Hundreds join Whitsand Bay silt dumping protest
- 18 January 2014
- From the section England
Hundreds of campaigners have protested against the dumping of silt dredged from a naval dockyard.
Silt is dredged from the River Tamar to clear channels for warships at Devonport docks in Plymouth.
Critics say the silt is harming marine life and seawater quality where it is dumped in Whitsand Bay, Cornwall.
The Ministry of Defence (MoD) says the dredging is essential to its work at the dockyard and is licensed by the Marine Management Organisation.
'Stop it now'
Millions of tonnes of silt has been dumped off Rame Head in Whitsand Bay over the years.
A new application has been lodged by MoD contractors for a two-year licence to deposit up to 337,000 tonnes of silt at the dump site.
More than 300 people joined a protest at Rame Head and called for the silt to be dumped further out to sea.
Protest organiser Deb Hoskin, from nearby Millbrook, said: "We've had enough. This demonstration is a way for local people to say we want it stopped now.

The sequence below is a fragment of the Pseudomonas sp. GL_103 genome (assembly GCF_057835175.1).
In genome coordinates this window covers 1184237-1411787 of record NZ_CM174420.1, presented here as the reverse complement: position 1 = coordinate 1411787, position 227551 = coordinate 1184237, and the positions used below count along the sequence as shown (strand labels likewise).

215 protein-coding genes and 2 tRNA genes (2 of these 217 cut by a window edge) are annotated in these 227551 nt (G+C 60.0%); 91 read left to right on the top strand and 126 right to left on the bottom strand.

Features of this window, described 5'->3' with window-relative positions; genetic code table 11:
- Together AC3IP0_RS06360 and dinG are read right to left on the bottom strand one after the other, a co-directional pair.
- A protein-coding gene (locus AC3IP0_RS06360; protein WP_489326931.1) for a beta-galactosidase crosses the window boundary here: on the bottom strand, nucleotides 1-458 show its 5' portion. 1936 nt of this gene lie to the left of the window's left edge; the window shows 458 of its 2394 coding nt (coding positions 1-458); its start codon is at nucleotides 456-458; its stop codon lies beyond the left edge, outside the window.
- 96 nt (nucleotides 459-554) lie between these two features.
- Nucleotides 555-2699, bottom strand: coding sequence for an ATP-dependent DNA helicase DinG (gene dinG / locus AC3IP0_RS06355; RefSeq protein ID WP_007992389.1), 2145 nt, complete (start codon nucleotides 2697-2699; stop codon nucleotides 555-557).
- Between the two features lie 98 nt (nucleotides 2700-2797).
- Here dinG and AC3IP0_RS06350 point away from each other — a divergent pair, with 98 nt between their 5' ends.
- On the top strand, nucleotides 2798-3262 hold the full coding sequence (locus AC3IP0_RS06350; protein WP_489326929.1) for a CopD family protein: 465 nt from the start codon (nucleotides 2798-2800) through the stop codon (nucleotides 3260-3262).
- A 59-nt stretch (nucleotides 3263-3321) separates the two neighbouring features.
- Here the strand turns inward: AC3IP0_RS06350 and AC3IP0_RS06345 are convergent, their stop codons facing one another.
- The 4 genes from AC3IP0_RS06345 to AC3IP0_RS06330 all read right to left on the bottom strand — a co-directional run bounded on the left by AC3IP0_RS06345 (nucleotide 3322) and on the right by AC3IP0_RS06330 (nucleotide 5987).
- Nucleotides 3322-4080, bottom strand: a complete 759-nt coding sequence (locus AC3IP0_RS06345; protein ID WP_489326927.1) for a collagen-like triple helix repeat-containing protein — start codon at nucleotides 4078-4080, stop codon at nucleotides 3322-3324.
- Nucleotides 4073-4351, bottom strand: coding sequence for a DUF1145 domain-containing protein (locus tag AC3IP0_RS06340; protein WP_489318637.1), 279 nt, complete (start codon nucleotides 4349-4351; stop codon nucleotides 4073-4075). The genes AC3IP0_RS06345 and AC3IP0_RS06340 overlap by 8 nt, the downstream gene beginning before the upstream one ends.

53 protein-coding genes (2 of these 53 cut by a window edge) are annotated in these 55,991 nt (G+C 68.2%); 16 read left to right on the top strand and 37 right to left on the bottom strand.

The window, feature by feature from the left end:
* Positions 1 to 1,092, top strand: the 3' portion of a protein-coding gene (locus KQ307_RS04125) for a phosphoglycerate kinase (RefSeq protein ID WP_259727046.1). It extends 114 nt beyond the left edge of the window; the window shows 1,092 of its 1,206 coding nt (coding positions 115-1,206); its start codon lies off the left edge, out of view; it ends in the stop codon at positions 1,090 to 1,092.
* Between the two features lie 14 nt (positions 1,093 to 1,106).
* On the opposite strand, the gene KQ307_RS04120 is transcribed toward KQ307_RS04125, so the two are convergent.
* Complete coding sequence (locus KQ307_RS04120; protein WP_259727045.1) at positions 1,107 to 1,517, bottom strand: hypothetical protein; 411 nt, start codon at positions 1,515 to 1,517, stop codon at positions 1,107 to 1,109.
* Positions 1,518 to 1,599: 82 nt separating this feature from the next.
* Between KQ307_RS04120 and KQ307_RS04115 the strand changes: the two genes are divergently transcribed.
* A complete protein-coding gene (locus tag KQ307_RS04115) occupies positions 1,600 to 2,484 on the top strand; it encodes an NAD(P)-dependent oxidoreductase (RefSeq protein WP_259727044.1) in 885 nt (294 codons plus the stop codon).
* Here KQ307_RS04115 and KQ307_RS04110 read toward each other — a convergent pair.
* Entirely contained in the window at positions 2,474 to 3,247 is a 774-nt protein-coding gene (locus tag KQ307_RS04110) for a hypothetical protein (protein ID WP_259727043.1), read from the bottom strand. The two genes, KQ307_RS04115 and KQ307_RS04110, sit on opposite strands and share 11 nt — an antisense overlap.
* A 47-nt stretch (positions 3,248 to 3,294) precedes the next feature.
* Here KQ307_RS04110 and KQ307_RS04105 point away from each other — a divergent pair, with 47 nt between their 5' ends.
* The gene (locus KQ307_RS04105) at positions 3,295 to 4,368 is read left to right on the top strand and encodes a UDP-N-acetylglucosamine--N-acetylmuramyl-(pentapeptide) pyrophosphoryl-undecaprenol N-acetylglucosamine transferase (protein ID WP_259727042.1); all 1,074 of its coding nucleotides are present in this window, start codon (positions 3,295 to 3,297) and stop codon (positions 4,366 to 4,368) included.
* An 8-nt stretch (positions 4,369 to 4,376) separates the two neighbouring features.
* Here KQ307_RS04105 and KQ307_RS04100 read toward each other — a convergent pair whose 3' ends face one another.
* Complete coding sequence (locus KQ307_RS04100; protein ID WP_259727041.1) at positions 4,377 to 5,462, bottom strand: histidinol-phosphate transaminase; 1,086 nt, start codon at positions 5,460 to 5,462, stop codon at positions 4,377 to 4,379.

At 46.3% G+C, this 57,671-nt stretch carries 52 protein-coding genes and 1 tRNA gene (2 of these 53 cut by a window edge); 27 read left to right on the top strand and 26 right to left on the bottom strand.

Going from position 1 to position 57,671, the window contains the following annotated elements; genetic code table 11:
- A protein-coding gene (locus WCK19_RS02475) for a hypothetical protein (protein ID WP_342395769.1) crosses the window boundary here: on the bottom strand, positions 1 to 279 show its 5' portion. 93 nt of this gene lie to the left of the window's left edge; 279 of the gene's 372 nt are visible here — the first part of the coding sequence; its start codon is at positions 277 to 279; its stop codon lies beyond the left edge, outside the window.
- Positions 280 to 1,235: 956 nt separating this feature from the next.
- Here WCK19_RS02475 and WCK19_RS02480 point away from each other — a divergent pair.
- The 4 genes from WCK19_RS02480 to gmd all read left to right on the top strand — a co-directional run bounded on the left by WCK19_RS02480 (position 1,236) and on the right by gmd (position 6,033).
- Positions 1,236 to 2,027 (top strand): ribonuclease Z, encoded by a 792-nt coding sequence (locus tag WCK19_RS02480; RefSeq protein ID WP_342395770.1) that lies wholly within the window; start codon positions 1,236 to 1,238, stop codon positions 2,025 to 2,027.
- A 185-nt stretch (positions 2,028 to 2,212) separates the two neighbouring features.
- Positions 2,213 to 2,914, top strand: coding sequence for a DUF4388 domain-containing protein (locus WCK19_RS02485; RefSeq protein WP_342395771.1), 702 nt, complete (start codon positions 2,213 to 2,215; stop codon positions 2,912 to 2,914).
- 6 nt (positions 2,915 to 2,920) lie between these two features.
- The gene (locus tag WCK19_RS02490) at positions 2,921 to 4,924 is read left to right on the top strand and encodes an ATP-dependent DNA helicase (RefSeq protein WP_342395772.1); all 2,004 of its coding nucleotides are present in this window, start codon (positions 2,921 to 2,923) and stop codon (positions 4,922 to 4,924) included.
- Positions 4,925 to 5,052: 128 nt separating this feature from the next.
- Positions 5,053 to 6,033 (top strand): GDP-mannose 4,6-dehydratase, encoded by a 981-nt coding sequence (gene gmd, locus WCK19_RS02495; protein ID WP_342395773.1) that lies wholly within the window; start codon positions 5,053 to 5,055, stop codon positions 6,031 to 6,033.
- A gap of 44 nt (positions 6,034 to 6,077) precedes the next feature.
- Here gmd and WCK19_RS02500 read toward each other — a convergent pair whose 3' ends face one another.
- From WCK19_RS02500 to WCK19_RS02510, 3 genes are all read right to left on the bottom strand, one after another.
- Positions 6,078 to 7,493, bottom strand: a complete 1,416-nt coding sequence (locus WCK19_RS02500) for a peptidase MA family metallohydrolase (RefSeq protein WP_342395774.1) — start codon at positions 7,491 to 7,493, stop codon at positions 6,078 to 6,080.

"We care for the life in our seas and shores, for the beauty of our beaches and the enjoyment of the many visitors."
Environment minister and Cornish MP George Eustice said he did not want silt dumping to affect a nearby Marine Conservation Zone.
"I can understand local people's frustrations and their concerns," he said.
"I will go back to officials and see if there is anything that can be done."
Conservative MP for South East Cornwall, Sheryll Murray, said: "The dredging is vital to maintain the dockyards at Plymouth upon which so many constituents' jobs rely.
"What I want to see is a different site used for the dumping."